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Summer Institute 2005This three-day workshop coverd the theory and practice of survival analysis, with an emphasis on Cox regression. Also known as event history analysis, these methods are designed for longitudinal data where the dependent variable is based on the occurrence and timing of events. Originally developed to model deaths, these regression methods are suitable for a wide variety of events in the social sciences, including births, marriages, divorces, job changes, promotions, bankruptcies, arrests, hospitalizations, etc. The methods were demonstrated with the SAS system (especially PROC PHREG) and participants got hands-on experience with the procedures. Participants had a good working knowledge of the principles and practice of multiple regression, and were familiar with basic principles of statistical inference.

Course Outline
  • Fundamentals of Survival Analysis
  • Types of Censoring
  • Describing Distributions of Event Times
  • Life Table Method
  • Kaplan Meier Method
  • Comparing Survival Curves
  • Proportional Hazards Model
  • Partial Likelihood Estimation
  • Time Varying Explanatory Variables
  • Competing Risks
  • Baseline Hazard and Survivor Function
  • Adequacy of Proportional Hazards Assumption
  • Stratification
  • Heterogeneity and Time Dependence
  • Repeated Events
  • Left Truncation

Suggested Reading

Allison, Paul D. (1984) Event History Analysis. Thousand Oaks, CA: Sage Publications. One of the "little green books," this provides a quick introduction to the various methods.

Allison, Paul D. (2004) Event history analysis. Alan E. Bryman and Melissa Hardy (eds.), Handbook of Data Analysis. Thousand Oaks, CA: Sage Publications. An even shorter introduction.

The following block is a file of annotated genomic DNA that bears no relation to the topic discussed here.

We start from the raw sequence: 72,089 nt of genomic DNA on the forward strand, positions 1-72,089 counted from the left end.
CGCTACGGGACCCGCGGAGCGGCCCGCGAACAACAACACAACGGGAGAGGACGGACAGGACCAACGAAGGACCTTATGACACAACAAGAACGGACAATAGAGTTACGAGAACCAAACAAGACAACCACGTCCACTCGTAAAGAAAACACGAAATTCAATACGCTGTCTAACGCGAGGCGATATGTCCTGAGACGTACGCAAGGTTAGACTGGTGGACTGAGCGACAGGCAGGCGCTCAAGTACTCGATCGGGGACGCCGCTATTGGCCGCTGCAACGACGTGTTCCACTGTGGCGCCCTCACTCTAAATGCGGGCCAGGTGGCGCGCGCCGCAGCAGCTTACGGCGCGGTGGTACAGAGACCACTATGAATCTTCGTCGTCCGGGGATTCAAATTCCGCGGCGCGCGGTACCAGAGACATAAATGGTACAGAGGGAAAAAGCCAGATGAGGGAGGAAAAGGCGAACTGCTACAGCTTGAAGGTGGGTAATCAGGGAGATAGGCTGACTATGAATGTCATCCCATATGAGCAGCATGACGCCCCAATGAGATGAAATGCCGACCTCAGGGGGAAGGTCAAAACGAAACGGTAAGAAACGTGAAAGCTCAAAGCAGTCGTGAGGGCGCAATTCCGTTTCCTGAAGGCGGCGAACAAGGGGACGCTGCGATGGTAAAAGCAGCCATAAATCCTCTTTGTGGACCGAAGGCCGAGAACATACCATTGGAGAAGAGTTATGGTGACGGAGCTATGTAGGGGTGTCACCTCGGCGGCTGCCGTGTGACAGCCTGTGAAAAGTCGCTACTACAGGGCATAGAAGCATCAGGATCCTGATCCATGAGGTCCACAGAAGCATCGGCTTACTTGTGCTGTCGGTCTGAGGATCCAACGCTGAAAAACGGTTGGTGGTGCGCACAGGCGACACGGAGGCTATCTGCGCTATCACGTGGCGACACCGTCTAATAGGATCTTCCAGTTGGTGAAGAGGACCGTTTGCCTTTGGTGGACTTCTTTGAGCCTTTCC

Allison, Paul D. (1995) Survival Analysis Using SAS: A Practical Guide. Cary, NC: The SAS Institute. Read this if you want to cover all the nuts and bolts.

Paul Allison is professor and chair of sociology at the University of Pennsylvania, where he teaches graduate methods and statistics. He is widely recognized as an extraordinarily effective teacher of statistical methods who can reach students with highly diverse backgrounds and expertise. Allison is the author of Missing Data (Sage 2001), Logistic Regression Using the SAS® System: Theory and Application (SAS Institute 1999), Multiple Regression: A Primer (Pine Forge 1999), Survival Analysis Using the SAS® System: A Practical Guide (SAS Institute 1995), Event History Analysis (Sage 1984), and numerous articles on regression analysis, log-linear analysis, logit analysis, latent variable models, missing data, and inequality measures. A former Guggenheim Fellow, he is also on the editorial board of Sociological Methods and Research. In 2001 he received the Paul Lazarsfeld Memorial Award for Distinguished Contributions to Sociological Methodology.


Comments about the Summer Institute

Not only is Penn State’s Methodology Center considered one of the best statistical training centers in the country, but the center is funded by the National Institute on Drug Abuse—because of this, they can attract well-known speakers who are leaders in substance-use research. This provides a great environment in which we can learn and network.
Michael Marshal, Assistant Professor of Psychiatry at the University of Pittsburgh
Summer Institute Improves Research Skills by Liam Jackson

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